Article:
This article was originally published on AllAboutIP – Mayer Brown’s  blog on relevant developments in the fields of intellectual property and unfair competition law. For intellectual property-themed videos, Mayer Brown has launched a dedicated channel available here.

Pokemon Go game in a hand. ZubatAccording to press reports, German car giant Volkswagen has banned its employees from using the wildly popular smartphone app Pokémon GO during work hours. Reportedly, the company cited impaired attention and distraction from work as the primary grounds for the prohibition, but data security and privacy issues are supposedly involved as well. Volkswagen has not yet made an official statement on the ban.

This app in particular and augmented reality in general pose many legal questions, especially, in the field of privacy law. The most pressing privacy issue with Pokémon GO seems to be the constant tracking of geolocation data. By agreeing to the Pokémon GO Privacy Policy, the user allows Niantic, the company behind the app, to track the user’s “device location […] and some of that location information, along with [the] user name” any time he or she uses the app.

The Concept of Augmented Reality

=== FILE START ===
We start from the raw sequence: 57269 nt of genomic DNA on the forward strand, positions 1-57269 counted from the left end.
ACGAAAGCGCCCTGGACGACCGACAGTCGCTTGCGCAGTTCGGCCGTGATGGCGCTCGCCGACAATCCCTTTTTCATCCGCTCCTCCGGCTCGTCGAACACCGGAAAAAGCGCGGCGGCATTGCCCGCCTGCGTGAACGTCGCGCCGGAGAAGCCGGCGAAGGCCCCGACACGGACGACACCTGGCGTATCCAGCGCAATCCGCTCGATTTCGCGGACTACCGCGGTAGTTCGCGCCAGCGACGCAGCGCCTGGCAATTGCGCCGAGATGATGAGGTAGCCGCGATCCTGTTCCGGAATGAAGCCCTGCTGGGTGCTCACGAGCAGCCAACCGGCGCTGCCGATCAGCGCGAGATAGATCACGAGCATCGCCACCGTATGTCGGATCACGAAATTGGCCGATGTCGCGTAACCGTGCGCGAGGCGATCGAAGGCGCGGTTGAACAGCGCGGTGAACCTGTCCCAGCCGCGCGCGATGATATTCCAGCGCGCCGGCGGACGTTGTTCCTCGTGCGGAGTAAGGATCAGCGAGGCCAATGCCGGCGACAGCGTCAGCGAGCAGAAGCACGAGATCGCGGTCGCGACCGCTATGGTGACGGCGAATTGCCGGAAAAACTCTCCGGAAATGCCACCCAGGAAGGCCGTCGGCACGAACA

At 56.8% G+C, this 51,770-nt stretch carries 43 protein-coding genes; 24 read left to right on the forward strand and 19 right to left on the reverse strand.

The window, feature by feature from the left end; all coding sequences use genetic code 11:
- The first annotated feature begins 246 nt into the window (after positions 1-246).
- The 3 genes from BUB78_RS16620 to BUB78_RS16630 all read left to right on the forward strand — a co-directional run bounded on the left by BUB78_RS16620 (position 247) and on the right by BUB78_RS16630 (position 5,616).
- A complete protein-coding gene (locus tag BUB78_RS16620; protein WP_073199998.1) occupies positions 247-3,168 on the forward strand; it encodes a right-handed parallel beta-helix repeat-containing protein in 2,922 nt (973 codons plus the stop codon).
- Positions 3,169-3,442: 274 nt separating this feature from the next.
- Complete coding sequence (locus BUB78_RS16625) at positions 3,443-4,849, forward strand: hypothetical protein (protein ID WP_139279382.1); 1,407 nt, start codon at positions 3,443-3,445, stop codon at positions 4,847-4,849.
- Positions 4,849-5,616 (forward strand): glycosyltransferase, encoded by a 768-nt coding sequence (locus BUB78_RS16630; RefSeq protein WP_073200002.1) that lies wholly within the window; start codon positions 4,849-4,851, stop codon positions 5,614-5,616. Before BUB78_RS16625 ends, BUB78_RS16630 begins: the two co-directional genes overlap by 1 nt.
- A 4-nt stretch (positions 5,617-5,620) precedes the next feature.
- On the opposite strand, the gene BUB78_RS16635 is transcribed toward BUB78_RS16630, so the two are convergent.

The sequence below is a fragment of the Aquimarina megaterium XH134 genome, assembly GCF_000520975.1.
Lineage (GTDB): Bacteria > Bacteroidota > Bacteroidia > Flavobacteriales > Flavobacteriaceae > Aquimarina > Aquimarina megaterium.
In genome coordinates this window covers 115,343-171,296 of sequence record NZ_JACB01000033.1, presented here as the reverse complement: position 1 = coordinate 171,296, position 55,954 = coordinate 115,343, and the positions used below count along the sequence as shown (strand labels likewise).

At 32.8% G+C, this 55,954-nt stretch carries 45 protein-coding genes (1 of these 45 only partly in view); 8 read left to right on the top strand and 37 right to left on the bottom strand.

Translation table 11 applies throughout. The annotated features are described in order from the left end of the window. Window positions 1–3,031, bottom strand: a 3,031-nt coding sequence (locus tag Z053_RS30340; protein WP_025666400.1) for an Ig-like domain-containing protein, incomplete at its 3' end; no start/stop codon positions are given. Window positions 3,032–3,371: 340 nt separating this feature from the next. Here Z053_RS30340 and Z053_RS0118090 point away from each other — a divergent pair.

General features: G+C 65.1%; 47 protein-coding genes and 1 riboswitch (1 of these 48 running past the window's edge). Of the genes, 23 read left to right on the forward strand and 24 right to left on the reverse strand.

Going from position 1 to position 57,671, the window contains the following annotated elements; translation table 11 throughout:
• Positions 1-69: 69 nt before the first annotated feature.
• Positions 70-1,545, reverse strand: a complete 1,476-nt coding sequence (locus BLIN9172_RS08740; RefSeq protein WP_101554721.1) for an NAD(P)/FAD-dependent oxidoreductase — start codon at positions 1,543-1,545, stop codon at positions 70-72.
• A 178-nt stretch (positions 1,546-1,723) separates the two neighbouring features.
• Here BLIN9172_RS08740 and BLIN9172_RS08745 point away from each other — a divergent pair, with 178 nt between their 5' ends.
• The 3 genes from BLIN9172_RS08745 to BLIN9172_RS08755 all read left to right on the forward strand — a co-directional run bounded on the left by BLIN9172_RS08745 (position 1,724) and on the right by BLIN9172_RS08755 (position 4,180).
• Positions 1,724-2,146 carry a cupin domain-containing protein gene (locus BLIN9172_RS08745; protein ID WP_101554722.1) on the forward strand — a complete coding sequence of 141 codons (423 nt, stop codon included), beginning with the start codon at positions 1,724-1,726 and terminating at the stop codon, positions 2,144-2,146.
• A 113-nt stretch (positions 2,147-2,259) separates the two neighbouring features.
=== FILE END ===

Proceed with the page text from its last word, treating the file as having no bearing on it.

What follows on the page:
The app is based on the concept of “augmented reality,” meaning that the real world environment is “augmented” with virtual elements. The app relies on the users’ GPS location data and images taken by their smartphones’ camera devices to let them catch virtual Pokémon monsters on a map overlaying their real surroundings. The real world is used as the setting for the chase.

Data Protection and Privacy Concerns

All gathered data is processed at Niantic’s headquarters in San Francisco, California, United States. While, according to the privacy policy, “information that can be used to identify or recognize [the user]” will, in principle, not be shared, there are still concerns in the Pokémon community regarding the extent to which third parties can access that information. The users’ tracking data could provide information not only on their residency or workplace but also, for example, on their preferred mode of transportation, walking speed and frequency of smartphone use. This information could, by itself or in combination, be considered personal data.

The rules on the collection, use and disclosure of personal data differ among jurisdictions. For example, pursuant to section 3 para. 1 of the German Federal Data Protection Act, personal data is defined as “any information concerning the personal or material circumstances of an identified or identifiable individual.” Within the territory of application of that act, the collection, processing and use of personal data is only permissible in rare prescribed circumstances (see section 4) or with the consent of the data subject. The requirements might be significantly lower in other countries.

 

This article was originally published on AllAboutIP – Mayer Brown’s  blog on relevant developments in the fields of intellectual property and unfair competition law. For intellectual property-themed videos, Mayer Brown has launched a dedicated channel available here.